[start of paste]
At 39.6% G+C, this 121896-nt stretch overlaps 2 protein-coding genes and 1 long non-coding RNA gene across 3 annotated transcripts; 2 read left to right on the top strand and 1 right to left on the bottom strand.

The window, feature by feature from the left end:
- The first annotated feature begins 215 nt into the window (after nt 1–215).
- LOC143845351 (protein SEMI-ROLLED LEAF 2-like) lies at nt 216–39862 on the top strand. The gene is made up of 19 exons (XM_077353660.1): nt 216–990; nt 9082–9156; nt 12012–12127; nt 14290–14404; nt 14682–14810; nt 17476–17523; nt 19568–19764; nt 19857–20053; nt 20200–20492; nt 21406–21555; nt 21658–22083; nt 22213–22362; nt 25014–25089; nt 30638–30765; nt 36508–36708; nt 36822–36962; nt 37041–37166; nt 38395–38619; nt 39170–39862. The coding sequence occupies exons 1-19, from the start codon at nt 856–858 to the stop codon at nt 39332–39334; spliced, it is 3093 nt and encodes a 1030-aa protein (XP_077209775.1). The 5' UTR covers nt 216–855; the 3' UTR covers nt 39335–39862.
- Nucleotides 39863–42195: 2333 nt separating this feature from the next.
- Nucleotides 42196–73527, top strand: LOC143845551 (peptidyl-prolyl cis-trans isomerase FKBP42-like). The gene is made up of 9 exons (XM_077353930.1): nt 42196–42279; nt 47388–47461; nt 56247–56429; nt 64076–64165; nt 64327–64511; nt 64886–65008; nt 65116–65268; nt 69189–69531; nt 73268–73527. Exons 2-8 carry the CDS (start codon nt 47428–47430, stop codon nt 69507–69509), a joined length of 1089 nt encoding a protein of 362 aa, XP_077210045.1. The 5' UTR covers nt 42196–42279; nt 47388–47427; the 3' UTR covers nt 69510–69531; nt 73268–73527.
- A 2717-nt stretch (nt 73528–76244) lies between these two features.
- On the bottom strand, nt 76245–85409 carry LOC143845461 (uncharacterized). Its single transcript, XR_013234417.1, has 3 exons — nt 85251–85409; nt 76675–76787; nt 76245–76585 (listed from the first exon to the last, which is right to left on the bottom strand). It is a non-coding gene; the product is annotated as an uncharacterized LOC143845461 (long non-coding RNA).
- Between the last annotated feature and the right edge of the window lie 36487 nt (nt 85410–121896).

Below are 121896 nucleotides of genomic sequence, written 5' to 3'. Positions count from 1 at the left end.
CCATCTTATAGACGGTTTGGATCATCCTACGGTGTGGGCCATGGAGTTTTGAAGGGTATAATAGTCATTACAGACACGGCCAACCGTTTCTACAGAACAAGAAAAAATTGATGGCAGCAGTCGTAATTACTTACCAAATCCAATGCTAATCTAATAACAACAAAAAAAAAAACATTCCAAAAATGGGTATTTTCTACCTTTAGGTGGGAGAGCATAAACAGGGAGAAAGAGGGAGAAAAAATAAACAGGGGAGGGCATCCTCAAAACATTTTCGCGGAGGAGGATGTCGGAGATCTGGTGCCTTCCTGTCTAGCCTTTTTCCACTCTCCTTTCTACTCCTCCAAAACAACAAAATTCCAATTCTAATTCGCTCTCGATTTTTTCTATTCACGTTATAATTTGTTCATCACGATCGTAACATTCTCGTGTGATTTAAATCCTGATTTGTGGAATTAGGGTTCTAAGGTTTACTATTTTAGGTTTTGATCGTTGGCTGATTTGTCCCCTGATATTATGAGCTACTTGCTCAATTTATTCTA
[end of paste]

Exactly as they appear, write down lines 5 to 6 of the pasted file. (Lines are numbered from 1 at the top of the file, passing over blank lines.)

- Nucleotides 39863–42195: 2333 nt separating this feature from the next.
- Nucleotides 42196–73527, top strand: LOC143845551 (peptidyl-prolyl cis-trans isomerase FKBP42-like). The gene is made up of 9 exons (XM_077353930.1): nt 42196–42279; nt 47388–47461; nt 56247–56429; nt 64076–64165; nt 64327–64511; nt 64886–65008; nt 65116–65268; nt 69189–69531; nt 73268–73527. Exons 2-8 carry the CDS (start codon nt 47428–47430, stop codon nt 69507–69509), a joined length of 1089 nt encoding a protein of 362 aa, XP_077210045.1. The 5' UTR covers nt 42196–42279; nt 47388–47427; the 3' UTR covers nt 69510–69531; nt 73268–73527.